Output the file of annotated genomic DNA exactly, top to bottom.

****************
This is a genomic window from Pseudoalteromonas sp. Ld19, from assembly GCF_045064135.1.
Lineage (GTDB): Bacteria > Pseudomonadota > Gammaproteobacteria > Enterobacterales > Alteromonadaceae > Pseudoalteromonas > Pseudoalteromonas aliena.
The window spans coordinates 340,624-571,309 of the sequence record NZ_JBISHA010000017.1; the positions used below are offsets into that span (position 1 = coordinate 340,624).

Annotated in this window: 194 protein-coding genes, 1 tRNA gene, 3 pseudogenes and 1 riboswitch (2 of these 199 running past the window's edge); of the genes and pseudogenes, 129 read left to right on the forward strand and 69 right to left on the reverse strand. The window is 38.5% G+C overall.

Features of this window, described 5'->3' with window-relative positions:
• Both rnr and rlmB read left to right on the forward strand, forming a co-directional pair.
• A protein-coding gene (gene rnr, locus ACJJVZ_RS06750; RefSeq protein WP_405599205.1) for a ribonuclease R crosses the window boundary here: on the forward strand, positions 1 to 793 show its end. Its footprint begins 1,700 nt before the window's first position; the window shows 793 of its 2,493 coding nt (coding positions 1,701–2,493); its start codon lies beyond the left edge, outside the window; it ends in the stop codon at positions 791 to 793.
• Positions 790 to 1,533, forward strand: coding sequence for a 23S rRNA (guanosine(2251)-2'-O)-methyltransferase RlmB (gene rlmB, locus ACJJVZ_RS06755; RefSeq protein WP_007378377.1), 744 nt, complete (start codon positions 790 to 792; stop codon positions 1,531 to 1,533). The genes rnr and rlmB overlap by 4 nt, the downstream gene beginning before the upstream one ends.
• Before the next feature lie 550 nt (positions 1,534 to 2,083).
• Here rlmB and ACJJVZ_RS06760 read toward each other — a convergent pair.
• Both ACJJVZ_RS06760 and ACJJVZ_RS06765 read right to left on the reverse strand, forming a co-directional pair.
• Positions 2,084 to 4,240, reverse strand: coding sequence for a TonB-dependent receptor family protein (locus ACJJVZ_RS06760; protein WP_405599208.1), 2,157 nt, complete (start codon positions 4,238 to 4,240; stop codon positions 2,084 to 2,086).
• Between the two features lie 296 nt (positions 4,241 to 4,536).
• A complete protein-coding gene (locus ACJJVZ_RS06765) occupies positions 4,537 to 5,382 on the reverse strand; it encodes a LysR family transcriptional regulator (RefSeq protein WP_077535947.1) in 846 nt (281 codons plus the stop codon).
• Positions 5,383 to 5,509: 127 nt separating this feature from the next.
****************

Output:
This is a genomic window from Pseudoalteromonas sp. Ld19, from assembly GCF_045064135.1.
Lineage (GTDB): Bacteria > Pseudomonadota > Gammaproteobacteria > Enterobacterales > Alteromonadaceae > Pseudoalteromonas > Pseudoalteromonas aliena.
The window spans coordinates 340,624-571,309 of the sequence record NZ_JBISHA010000017.1; the positions used below are offsets into that span (position 1 = coordinate 340,624).

Annotated in this window: 194 protein-coding genes, 1 tRNA gene, 3 pseudogenes and 1 riboswitch (2 of these 199 running past the window's edge); of the genes and pseudogenes, 129 read left to right on the forward strand and 69 right to left on the reverse strand. The window is 38.5% G+C overall.

Features of this window, described 5'->3' with window-relative positions:
• Both rnr and rlmB read left to right on the forward strand, forming a co-directional pair.
• A protein-coding gene (gene rnr, locus ACJJVZ_RS06750; RefSeq protein WP_405599205.1) for a ribonuclease R crosses the window boundary here: on the forward strand, positions 1 to 793 show its end. Its footprint begins 1,700 nt before the window's first position; the window shows 793 of its 2,493 coding nt (coding positions 1,701–2,493); its start codon lies beyond the left edge, outside the window; it ends in the stop codon at positions 791 to 793.
• Positions 790 to 1,533, forward strand: coding sequence for a 23S rRNA (guanosine(2251)-2'-O)-methyltransferase RlmB (gene rlmB, locus ACJJVZ_RS06755; RefSeq protein WP_007378377.1), 744 nt, complete (start codon positions 790 to 792; stop codon positions 1,531 to 1,533). The genes rnr and rlmB overlap by 4 nt, the downstream gene beginning before the upstream one ends.
• Before the next feature lie 550 nt (positions 1,534 to 2,083).
• Here rlmB and ACJJVZ_RS06760 read toward each other — a convergent pair.
• Both ACJJVZ_RS06760 and ACJJVZ_RS06765 read right to left on the reverse strand, forming a co-directional pair.
• Positions 2,084 to 4,240, reverse strand: coding sequence for a TonB-dependent receptor family protein (locus ACJJVZ_RS06760; protein WP_405599208.1), 2,157 nt, complete (start codon positions 4,238 to 4,240; stop codon positions 2,084 to 2,086).
• Between the two features lie 296 nt (positions 4,241 to 4,536).
• A complete protein-coding gene (locus ACJJVZ_RS06765) occupies positions 4,537 to 5,382 on the reverse strand; it encodes a LysR family transcriptional regulator (RefSeq protein WP_077535947.1) in 846 nt (281 codons plus the stop codon).
• Positions 5,383 to 5,509: 127 nt separating this feature from the next.